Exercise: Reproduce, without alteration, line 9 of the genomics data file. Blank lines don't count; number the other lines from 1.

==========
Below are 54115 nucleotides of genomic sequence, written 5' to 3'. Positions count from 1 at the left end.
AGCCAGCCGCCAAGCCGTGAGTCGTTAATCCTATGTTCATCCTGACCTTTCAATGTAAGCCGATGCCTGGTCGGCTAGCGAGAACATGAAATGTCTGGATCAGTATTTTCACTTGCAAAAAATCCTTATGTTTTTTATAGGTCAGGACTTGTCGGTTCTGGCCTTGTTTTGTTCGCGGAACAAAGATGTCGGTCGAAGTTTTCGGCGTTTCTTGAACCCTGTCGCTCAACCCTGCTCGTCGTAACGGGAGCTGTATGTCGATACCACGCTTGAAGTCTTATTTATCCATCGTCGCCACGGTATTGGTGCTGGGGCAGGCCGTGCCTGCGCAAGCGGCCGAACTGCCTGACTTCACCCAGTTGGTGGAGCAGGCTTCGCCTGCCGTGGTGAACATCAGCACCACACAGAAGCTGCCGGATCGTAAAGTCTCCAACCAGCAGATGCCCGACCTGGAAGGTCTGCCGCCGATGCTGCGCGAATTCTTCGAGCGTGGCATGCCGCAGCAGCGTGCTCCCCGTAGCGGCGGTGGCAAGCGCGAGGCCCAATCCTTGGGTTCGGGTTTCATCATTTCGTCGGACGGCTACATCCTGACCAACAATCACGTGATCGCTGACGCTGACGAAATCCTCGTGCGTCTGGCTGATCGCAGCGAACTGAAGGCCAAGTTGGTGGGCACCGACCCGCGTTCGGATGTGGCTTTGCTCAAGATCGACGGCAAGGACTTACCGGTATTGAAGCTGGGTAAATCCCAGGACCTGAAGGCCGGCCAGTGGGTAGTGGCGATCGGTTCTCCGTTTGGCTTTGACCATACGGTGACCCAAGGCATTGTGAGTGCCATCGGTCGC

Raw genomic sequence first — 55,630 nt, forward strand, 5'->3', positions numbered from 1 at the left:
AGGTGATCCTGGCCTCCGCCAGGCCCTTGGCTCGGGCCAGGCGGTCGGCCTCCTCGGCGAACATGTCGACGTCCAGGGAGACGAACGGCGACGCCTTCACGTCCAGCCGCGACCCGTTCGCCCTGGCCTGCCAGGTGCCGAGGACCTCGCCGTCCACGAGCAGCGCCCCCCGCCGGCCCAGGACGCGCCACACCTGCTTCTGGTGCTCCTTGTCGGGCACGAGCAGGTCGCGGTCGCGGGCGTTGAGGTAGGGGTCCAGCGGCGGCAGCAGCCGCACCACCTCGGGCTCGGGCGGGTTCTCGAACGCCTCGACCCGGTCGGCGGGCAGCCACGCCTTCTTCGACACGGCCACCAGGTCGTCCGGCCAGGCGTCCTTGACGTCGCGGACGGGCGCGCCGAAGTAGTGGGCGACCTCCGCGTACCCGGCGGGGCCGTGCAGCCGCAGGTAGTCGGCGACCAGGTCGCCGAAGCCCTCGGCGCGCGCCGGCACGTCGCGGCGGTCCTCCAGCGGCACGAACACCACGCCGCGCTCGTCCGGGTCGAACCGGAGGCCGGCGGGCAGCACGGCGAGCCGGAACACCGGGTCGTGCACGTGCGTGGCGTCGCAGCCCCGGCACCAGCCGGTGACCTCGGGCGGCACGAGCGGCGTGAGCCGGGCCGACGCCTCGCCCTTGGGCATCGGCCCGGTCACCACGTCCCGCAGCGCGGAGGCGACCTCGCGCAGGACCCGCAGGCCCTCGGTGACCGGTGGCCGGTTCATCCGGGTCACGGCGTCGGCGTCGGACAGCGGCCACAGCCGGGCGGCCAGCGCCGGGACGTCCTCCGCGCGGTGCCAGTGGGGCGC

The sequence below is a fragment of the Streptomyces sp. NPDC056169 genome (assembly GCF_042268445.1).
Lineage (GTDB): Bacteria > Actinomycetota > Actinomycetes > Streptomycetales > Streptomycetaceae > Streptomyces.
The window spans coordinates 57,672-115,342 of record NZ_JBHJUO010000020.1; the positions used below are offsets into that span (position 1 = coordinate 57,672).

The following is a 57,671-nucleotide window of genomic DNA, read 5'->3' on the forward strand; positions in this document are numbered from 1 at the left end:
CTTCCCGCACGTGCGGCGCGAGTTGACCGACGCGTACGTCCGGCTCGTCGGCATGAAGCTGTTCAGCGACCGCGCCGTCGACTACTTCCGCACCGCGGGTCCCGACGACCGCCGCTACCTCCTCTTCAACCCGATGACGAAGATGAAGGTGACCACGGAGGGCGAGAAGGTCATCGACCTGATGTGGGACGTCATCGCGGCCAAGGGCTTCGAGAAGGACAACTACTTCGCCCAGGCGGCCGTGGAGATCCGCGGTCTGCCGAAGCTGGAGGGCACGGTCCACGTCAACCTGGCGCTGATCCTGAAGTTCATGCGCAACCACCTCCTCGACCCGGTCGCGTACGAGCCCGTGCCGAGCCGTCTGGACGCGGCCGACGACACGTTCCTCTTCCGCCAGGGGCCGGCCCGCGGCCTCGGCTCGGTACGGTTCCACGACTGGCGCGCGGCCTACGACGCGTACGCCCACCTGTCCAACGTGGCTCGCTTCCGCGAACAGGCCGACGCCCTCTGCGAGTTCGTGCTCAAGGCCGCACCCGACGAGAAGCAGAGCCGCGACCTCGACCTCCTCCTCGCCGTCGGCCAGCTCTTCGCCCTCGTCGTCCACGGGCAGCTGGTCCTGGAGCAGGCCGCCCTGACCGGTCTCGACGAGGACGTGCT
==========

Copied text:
CTTCCCGCACGTGCGGCGCGAGTTGACCGACGCGTACGTCCGGCTCGTCGGCATGAAGCTGTTCAGCGACCGCGCCGTCGACTACTTCCGCACCGCGGGTCCCGACGACCGCCGCTACCTCCTCTTCAACCCGATGACGAAGATGAAGGTGACCACGGAGGGCGAGAAGGTCATCGACCTGATGTGGGACGTCATCGCGGCCAAGGGCTTCGAGAAGGACAACTACTTCGCCCAGGCGGCCGTGGAGATCCGCGGTCTGCCGAAGCTGGAGGGCACGGTCCACGTCAACCTGGCGCTGATCCTGAAGTTCATGCGCAACCACCTCCTCGACCCGGTCGCGTACGAGCCCGTGCCGAGCCGTCTGGACGCGGCCGACGACACGTTCCTCTTCCGCCAGGGGCCGGCCCGCGGCCTCGGCTCGGTACGGTTCCACGACTGGCGCGCGGCCTACGACGCGTACGCCCACCTGTCCAACGTGGCTCGCTTCCGCGAACAGGCCGACGCCCTCTGCGAGTTCGTGCTCAAGGCCGCACCCGACGAGAAGCAGAGCCGCGACCTCGACCTCCTCCTCGCCGTCGGCCAGCTCTTCGCCCTCGTCGTCCACGGGCAGCTGGTCCTGGAGCAGGCCGCCCTGACCGGTCTCGACGAGGACGTGCT